Researchers exploit disordered scattering to improve depth control for holograms

April 7, 2023
A 3D holography technique overcomes limitations of currently available digital holography methods to provide a big improvement—more than three orders of magnitude—in depth resolution that enables more realistic-looking 3D displays.

A 3D hologram can present a real 3D scene’s continuous and fine features, but two long-standing problems with currently available digital holographic techniques—low axial resolution and high interplane crosstalk—prevent fine depth control of holograms and limit the quality of 3D displays of objects.

Researchers in China and Singapore recently teamed up to shape arbitrary light fields and came up with a novel way to break the depth-control limit to create dynamic ultrahigh-density 3D holographic projections (see Fig. 1 and video). Ultrahigh-density holograms are desirable for virtual-reality (VR) applications, in particular, because they pack in more depth information—and it results in more realistic-looking 3D displays of objects. 

Light scattering “is usually perceived as a destructive effect in holography, but our work shows disordered scattering can be exploited to break the limitations in holographic projections,” says Lei Gong, a professor of optics at the University of Science and Technology of China, whose group worked on the project with Professor Chengwei Qiu’s group at the National University of Singapore. “It’s why we call our method ‘3D scattering-assisted dynamic holography.’”

Spatial light modulators (SLMs) are commonly used for dynamic holographic projection, but a serious drawback is that very few images can be projected onto separable planes and they’re at a low depth resolution.

The team outmaneuvered this with their three-dimensional scattering-assisted dynamic holography (3D-SDH) method, which combines a SLM with a diffuser. “It enables multiple images to be separated by a much smaller depth of focus (DoF)—without being limited by SLM pixel pitch or pixel number,” explains Gong. “Interplane crosstalk is suppressed by introducing random phase and orthogonality of random fields, so our method simultaneously reduces the DoF of image planes and suppresses interplane crosstalk to power up ultrahigh-density 3D holographic projection.”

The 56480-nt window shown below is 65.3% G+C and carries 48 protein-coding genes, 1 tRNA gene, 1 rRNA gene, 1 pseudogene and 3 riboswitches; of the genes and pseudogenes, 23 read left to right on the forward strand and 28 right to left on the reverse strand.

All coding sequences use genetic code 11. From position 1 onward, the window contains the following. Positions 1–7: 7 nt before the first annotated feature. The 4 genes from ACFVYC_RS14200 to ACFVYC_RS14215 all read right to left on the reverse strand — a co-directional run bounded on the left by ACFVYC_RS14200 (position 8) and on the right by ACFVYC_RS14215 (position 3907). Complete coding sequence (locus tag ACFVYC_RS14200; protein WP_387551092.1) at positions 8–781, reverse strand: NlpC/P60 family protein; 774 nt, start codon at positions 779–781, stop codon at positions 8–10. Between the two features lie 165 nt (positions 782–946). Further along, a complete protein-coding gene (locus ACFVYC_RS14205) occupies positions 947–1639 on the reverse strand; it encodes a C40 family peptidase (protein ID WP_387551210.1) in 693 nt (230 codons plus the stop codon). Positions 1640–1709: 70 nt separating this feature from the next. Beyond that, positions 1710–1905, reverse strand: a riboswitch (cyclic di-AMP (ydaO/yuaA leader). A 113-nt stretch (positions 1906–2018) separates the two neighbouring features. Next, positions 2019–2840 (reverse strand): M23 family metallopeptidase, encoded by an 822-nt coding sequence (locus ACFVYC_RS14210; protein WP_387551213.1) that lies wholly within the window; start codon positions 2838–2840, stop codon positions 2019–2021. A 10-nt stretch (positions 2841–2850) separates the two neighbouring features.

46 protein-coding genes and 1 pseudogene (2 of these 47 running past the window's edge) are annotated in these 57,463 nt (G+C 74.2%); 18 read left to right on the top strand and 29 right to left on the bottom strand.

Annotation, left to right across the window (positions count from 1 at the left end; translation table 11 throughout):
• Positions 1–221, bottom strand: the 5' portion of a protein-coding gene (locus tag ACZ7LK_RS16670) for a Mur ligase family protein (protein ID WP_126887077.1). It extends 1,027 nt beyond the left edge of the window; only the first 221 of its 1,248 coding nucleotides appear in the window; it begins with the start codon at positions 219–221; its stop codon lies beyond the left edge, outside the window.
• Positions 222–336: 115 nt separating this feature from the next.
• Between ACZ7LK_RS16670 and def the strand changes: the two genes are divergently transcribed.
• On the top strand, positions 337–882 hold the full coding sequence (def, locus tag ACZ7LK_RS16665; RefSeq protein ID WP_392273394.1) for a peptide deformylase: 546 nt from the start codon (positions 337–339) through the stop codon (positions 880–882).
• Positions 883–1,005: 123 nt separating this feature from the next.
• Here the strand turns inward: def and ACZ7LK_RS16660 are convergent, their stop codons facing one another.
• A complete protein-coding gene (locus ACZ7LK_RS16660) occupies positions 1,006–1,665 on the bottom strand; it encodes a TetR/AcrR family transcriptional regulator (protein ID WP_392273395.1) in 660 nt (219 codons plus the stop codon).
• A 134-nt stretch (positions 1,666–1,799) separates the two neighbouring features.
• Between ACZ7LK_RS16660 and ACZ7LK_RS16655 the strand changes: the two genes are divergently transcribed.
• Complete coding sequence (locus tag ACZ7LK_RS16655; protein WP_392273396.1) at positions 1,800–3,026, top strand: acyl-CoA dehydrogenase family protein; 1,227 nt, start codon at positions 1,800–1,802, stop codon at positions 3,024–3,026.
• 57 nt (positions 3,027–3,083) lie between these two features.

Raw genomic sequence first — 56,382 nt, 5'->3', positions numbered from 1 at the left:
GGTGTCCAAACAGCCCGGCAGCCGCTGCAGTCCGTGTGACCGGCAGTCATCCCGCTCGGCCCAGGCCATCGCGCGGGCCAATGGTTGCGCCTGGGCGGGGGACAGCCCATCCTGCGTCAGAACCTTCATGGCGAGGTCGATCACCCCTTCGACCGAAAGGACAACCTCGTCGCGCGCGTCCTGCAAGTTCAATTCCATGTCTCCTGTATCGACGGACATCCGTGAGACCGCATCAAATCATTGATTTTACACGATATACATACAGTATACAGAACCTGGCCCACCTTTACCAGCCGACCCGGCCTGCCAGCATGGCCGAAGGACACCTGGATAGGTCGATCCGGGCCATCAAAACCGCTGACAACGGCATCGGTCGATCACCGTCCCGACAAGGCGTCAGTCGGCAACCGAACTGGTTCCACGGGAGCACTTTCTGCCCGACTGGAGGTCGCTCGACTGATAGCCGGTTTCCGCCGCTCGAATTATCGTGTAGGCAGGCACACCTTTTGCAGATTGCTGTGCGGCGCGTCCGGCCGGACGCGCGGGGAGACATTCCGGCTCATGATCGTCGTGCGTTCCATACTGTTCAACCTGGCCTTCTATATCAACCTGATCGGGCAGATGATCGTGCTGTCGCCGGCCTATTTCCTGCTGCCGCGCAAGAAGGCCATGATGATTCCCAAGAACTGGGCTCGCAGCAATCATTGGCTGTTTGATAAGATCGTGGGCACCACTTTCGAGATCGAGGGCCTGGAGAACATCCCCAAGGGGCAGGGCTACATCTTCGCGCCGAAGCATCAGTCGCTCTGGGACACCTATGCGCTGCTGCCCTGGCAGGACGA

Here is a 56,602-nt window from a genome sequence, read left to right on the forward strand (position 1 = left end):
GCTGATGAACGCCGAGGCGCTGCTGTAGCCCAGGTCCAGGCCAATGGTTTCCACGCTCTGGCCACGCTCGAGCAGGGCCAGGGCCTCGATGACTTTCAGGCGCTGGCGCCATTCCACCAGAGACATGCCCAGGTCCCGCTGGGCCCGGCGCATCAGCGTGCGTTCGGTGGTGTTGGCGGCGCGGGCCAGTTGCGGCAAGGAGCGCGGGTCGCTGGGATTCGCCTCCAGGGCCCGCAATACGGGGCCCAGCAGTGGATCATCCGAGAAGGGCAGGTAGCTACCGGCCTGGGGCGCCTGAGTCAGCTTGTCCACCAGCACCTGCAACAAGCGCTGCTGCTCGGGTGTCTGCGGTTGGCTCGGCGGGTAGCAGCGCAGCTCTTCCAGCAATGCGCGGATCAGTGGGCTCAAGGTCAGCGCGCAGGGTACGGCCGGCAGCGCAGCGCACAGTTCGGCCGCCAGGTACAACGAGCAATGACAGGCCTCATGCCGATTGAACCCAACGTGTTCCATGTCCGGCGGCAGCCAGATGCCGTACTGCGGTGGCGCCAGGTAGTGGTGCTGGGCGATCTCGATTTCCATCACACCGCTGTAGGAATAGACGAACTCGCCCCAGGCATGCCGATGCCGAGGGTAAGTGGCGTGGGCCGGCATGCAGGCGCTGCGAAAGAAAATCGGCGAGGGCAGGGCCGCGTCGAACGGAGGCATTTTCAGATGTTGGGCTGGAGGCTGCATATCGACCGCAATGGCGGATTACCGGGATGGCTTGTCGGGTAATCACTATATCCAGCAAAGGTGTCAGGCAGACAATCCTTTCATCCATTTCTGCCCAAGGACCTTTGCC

Path to realistic 3D holograms

The team’s work is “a new paradigm toward realistic 3D holograms that can deliver exceptional representation of the 3D world around us,” says Gong. “We leverage disordered scattering by a diffuser for ultrafine 3D light field projection—and our approach breaks the depth-control limit of current state-of-the-art methods in multiplane holographic projection.”

When they put 3D-SDH to the test via simulations, the researchers found it produced 3D reconstructions with a much smaller depth interval between each plane (see Fig. 2). As part of this test, a 3D rocket model—with 125 successive images planes at a depth interval of 0.96 mm within a single 1000 × 1000 pixel hologram—was projected. This is a big improvement compared to random vector-based computer-generated holography, which can achieve only 32 image planes with a depth interval of 3.75 mm. 

The team also experimentally validated the concept by building a prototype 3D-SDH projector so they could create dynamic 3D projections to compare to a conventional setup for 3D Fresnel computer-generated holography.

Compared to projection with a SLM, 3D-SDH provides an improvement in depth resolution by more than three orders of magnitude. It also enables dynamic 3D vectorial projections with phase-only holograms.

3D-SDH may find use in applications such as VR, 3D printing, and holographic-based optical encryption. VR creates an illusion of 3D viewing commonly via headsets, while holograms can provide better naked-eye 3D visualization. For a holographic VR headset, 3D-SDH can help greatly improve the viewing angle of the holographic display—which enhances the 3D-viewing experience. And holographic-based optical encryption can benefit from more data being encrypted inside a hologram.

“Our current 3D holograms reconstructed only point-cloud 3D images (which can’t present the solid body of a 3D object), but they can be viewed from any direction over the full 4π solid angle,” says Gong. “Our ultimate goal is to project a solid body of 3D objects with a hologram. The complexity of reconstructed 3D images is still limited due to the finite modes of the hologram, and a much higher pixel-count hologram is required to project complicated 3D scenes.”

Generating such a 3D hologram is a challenge, and the researchers say new algorithms will be necessary to pull it off. Beyond this, they say a judicially designed scattering medium will also be needed—instead of measuring the large 3D transmission matrix of the medium.

“We’re thrilled that light scattering from a scattering medium can bring new perspectives for improving depth control for holograms,” Gong adds.

FURTHER READING

P. Yu et al., Optica, 10, 4 (2023); doi:10.1364/optica.483057.

About the Author

Sally Cole Johnson | Senior Technical Editor

Sally Cole Johnson has worked as a writer for over 20 years, covering physics, semiconductors, electronics, artificial intelligence, the Internet of Things (IoT), optics, photonics, high-performance computing, IT networking and security, neuroscience, and military embedded systems. She served as an associate editor for Laser Focus World in the early 2000s, and rejoined the editorial team as senior technical editor in January 2022.

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